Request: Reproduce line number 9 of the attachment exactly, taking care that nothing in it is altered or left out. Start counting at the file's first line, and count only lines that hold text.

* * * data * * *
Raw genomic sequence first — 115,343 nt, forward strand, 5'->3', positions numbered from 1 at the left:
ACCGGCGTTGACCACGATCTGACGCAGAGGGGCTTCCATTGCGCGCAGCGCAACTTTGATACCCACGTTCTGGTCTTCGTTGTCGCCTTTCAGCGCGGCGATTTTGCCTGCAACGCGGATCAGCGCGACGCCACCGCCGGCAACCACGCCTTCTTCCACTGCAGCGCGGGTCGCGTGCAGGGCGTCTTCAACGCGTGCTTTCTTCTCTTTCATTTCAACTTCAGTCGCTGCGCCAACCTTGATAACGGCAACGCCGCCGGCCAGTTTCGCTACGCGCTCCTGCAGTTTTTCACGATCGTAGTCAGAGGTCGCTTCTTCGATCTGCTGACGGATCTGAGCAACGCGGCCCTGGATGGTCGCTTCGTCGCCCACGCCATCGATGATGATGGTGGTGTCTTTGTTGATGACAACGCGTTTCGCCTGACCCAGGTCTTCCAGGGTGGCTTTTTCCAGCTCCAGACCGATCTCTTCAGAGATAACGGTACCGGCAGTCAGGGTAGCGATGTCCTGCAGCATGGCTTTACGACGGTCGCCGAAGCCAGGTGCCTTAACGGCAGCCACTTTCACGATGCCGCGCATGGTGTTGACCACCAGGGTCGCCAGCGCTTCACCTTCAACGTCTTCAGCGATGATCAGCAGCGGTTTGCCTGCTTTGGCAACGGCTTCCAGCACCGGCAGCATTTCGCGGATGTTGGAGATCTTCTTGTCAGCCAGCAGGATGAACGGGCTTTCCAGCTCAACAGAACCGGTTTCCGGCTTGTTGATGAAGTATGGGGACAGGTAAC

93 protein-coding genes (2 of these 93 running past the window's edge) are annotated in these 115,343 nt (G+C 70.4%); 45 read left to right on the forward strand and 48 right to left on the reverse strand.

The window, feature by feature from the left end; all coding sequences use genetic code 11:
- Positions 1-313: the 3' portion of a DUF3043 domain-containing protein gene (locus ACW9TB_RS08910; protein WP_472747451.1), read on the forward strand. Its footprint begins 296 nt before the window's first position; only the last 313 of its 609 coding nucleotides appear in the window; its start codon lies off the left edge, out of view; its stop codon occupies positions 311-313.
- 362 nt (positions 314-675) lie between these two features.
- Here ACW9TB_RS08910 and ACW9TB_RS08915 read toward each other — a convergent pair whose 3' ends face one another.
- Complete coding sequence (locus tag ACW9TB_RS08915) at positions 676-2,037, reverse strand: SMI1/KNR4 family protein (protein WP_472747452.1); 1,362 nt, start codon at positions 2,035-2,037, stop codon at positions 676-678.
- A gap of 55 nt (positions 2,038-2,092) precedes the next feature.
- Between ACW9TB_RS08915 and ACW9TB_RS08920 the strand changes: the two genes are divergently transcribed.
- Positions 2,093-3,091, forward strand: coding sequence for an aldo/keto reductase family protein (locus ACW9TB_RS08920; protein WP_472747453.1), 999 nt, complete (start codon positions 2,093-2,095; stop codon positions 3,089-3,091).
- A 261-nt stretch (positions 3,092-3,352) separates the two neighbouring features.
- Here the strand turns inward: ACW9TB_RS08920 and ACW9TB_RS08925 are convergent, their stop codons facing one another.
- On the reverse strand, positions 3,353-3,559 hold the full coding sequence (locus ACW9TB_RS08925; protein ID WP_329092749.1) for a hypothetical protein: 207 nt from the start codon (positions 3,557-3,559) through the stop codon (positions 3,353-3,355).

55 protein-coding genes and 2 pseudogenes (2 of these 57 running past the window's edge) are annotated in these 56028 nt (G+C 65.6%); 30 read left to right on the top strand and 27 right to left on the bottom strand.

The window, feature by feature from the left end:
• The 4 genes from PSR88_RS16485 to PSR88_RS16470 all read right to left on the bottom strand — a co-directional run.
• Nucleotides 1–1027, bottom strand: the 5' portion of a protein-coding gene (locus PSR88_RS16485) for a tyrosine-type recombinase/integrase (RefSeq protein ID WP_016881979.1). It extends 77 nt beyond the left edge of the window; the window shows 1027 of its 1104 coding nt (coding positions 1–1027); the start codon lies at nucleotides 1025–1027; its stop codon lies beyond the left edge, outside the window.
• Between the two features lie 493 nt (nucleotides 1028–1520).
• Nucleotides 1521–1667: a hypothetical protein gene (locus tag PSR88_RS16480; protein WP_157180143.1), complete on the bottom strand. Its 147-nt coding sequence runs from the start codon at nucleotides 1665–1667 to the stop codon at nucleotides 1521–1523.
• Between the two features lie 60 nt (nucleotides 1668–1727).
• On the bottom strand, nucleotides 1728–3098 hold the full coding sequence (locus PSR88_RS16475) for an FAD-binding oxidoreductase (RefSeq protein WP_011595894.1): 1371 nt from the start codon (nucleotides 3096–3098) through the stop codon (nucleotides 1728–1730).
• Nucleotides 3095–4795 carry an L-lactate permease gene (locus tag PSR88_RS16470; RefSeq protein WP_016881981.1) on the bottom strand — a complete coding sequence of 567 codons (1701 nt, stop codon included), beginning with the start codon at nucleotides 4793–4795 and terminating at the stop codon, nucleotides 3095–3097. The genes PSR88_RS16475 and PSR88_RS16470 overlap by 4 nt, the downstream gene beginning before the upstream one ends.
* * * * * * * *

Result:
- A gap of 55 nt (positions 2,038-2,092) precedes the next feature.